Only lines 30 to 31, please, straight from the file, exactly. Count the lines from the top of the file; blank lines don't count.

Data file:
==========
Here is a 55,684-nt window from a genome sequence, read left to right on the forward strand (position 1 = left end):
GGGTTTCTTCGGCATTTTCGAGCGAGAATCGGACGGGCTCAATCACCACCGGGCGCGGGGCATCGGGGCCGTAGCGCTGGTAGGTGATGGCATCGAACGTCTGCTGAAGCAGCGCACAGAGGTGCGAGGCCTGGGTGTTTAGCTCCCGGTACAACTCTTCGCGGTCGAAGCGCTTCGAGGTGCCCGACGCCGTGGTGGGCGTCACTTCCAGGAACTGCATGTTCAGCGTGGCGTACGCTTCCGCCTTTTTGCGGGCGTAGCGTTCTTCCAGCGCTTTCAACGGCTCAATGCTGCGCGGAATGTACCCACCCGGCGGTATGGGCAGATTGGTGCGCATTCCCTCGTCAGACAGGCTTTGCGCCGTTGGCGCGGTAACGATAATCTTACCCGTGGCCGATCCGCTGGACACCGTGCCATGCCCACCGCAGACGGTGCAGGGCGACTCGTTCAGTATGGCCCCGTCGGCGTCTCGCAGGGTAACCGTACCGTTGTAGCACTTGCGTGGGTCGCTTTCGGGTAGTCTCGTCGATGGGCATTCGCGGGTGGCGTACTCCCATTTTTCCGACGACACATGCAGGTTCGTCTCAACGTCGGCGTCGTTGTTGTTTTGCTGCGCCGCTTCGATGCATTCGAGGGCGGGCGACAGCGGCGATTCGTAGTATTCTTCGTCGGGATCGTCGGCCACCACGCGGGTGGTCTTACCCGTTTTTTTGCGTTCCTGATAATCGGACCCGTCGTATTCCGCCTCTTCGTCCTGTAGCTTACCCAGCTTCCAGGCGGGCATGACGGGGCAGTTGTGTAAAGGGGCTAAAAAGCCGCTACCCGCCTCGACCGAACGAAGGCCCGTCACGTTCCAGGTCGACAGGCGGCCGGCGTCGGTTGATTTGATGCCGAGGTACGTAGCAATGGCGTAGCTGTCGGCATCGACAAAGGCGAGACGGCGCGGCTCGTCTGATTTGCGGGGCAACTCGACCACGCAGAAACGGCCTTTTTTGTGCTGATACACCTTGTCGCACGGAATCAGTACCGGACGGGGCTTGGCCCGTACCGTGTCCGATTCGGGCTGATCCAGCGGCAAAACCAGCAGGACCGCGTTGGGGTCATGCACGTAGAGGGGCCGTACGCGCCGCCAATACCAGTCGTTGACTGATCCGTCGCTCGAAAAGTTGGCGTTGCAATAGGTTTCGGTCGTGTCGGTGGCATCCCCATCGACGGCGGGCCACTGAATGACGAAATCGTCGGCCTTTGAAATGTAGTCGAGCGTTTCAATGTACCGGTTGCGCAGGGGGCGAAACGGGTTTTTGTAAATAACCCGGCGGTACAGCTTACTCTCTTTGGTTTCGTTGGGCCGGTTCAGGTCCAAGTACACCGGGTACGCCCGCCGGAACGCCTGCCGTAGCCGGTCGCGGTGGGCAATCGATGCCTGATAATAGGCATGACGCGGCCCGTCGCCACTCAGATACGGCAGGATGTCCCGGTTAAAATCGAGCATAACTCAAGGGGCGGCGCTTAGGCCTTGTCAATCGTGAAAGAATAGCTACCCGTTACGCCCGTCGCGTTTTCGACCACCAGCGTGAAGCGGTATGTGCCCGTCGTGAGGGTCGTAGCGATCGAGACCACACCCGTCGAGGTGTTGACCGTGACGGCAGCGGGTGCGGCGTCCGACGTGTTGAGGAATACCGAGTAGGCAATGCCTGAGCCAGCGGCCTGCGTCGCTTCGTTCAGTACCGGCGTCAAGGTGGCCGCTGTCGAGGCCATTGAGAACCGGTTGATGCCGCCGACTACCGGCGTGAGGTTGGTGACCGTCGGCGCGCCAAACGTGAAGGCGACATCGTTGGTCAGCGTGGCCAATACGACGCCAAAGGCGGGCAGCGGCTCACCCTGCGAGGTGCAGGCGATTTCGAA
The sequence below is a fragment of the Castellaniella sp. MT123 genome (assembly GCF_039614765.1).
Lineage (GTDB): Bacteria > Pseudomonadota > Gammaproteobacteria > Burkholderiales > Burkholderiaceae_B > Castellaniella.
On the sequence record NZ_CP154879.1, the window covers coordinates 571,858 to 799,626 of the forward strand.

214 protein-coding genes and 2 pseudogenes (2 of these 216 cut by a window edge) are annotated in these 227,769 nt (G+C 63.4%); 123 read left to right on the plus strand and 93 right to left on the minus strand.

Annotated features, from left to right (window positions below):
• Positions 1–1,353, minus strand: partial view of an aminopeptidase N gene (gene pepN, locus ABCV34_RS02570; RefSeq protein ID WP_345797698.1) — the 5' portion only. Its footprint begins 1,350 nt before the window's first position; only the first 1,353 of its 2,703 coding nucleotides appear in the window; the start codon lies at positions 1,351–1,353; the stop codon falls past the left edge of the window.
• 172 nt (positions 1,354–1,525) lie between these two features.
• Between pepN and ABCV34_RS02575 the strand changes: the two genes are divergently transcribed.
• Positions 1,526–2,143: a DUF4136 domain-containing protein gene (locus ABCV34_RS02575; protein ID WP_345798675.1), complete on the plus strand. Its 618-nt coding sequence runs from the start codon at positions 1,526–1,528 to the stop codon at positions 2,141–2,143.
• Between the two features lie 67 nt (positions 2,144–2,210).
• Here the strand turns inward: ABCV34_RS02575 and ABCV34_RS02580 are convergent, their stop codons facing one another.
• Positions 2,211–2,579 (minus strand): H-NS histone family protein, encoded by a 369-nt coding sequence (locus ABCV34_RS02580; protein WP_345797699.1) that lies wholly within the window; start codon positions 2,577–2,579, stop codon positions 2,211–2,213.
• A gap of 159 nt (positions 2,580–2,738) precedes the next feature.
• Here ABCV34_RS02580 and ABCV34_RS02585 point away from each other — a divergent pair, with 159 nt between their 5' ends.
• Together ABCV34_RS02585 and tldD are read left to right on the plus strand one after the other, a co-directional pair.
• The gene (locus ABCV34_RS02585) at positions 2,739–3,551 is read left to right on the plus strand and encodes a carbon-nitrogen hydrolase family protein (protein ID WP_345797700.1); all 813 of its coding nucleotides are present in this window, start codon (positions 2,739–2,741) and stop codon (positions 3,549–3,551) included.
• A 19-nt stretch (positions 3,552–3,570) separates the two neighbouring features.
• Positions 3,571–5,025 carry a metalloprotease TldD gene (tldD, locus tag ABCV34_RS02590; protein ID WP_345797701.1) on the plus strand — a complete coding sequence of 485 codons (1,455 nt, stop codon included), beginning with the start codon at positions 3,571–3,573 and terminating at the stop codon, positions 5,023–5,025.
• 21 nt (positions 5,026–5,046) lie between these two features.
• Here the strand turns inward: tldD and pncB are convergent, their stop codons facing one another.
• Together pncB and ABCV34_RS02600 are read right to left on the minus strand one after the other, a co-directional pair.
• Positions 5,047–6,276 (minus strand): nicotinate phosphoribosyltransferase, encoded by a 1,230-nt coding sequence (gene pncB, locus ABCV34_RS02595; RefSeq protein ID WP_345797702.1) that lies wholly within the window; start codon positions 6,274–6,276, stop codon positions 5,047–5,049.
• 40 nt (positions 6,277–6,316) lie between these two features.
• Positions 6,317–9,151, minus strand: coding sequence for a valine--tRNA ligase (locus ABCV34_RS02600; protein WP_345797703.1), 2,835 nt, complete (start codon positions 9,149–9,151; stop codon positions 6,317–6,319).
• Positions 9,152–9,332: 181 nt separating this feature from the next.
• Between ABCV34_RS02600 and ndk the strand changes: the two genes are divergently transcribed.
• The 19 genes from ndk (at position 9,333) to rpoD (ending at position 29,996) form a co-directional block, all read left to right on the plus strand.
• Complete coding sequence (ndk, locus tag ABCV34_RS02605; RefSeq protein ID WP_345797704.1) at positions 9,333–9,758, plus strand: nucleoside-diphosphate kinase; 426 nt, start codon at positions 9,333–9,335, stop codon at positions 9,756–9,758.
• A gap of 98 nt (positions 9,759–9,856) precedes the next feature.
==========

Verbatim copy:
• Complete coding sequence (ndk, locus tag ABCV34_RS02605; RefSeq protein ID WP_345797704.1) at positions 9,333–9,758, plus strand: nucleoside-diphosphate kinase; 426 nt, start codon at positions 9,333–9,335, stop codon at positions 9,756–9,758.
• A gap of 98 nt (positions 9,759–9,856) precedes the next feature.